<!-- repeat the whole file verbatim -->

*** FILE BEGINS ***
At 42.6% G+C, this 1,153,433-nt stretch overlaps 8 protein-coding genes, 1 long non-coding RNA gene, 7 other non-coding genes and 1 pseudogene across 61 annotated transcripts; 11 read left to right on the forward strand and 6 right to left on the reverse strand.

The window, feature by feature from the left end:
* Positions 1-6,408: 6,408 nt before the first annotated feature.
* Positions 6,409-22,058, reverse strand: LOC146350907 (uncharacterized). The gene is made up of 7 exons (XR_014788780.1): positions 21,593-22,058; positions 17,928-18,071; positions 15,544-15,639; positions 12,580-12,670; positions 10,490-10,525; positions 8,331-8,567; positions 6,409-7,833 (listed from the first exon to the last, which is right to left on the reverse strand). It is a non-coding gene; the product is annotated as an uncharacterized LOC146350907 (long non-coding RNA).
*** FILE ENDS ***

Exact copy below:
At 42.6% G+C, this 1,153,433-nt stretch overlaps 8 protein-coding genes, 1 long non-coding RNA gene, 7 other non-coding genes and 1 pseudogene across 61 annotated transcripts; 11 read left to right on the forward strand and 6 right to left on the reverse strand.

The window, feature by feature from the left end:
* Positions 1-6,408: 6,408 nt before the first annotated feature.
* Positions 6,409-22,058, reverse strand: LOC146350907 (uncharacterized). The gene is made up of 7 exons (XR_014788780.1): positions 21,593-22,058; positions 17,928-18,071; positions 15,544-15,639; positions 12,580-12,670; positions 10,490-10,525; positions 8,331-8,567; positions 6,409-7,833 (listed from the first exon to the last, which is right to left on the reverse strand). It is a non-coding gene; the product is annotated as an uncharacterized LOC146350907 (long non-coding RNA).